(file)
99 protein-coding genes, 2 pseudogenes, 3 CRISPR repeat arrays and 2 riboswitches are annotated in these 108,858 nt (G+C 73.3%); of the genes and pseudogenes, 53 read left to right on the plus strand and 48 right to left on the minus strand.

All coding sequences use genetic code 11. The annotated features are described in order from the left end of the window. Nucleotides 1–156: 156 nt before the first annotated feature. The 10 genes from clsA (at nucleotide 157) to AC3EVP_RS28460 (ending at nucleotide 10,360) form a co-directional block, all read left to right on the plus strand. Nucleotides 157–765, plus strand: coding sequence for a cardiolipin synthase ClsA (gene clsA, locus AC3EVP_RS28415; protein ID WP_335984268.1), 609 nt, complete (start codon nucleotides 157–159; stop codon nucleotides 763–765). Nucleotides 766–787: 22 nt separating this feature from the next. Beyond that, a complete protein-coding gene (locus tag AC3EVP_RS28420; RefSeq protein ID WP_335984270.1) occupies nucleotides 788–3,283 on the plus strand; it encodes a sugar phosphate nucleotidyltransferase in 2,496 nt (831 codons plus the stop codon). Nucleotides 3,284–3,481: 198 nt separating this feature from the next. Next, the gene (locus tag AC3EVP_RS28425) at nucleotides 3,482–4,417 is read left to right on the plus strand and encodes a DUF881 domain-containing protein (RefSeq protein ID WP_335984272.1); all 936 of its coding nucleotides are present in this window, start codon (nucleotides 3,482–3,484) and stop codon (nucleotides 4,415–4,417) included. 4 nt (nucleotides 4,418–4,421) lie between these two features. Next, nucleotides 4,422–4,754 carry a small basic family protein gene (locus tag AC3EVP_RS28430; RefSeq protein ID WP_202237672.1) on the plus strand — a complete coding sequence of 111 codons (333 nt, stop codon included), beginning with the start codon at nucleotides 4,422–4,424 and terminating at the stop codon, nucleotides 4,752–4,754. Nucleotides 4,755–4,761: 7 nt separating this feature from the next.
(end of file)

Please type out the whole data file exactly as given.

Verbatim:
99 protein-coding genes, 2 pseudogenes, 3 CRISPR repeat arrays and 2 riboswitches are annotated in these 108,858 nt (G+C 73.3%); of the genes and pseudogenes, 53 read left to right on the plus strand and 48 right to left on the minus strand.

All coding sequences use genetic code 11. The annotated features are described in order from the left end of the window. Nucleotides 1–156: 156 nt before the first annotated feature. The 10 genes from clsA (at nucleotide 157) to AC3EVP_RS28460 (ending at nucleotide 10,360) form a co-directional block, all read left to right on the plus strand. Nucleotides 157–765, plus strand: coding sequence for a cardiolipin synthase ClsA (gene clsA, locus AC3EVP_RS28415; protein ID WP_335984268.1), 609 nt, complete (start codon nucleotides 157–159; stop codon nucleotides 763–765). Nucleotides 766–787: 22 nt separating this feature from the next. Beyond that, a complete protein-coding gene (locus tag AC3EVP_RS28420; RefSeq protein ID WP_335984270.1) occupies nucleotides 788–3,283 on the plus strand; it encodes a sugar phosphate nucleotidyltransferase in 2,496 nt (831 codons plus the stop codon). Nucleotides 3,284–3,481: 198 nt separating this feature from the next. Next, the gene (locus tag AC3EVP_RS28425) at nucleotides 3,482–4,417 is read left to right on the plus strand and encodes a DUF881 domain-containing protein (RefSeq protein ID WP_335984272.1); all 936 of its coding nucleotides are present in this window, start codon (nucleotides 3,482–3,484) and stop codon (nucleotides 4,415–4,417) included. 4 nt (nucleotides 4,418–4,421) lie between these two features. Next, nucleotides 4,422–4,754 carry a small basic family protein gene (locus tag AC3EVP_RS28430; RefSeq protein ID WP_202237672.1) on the plus strand — a complete coding sequence of 111 codons (333 nt, stop codon included), beginning with the start codon at nucleotides 4,422–4,424 and terminating at the stop codon, nucleotides 4,752–4,754. Nucleotides 4,755–4,761: 7 nt separating this feature from the next.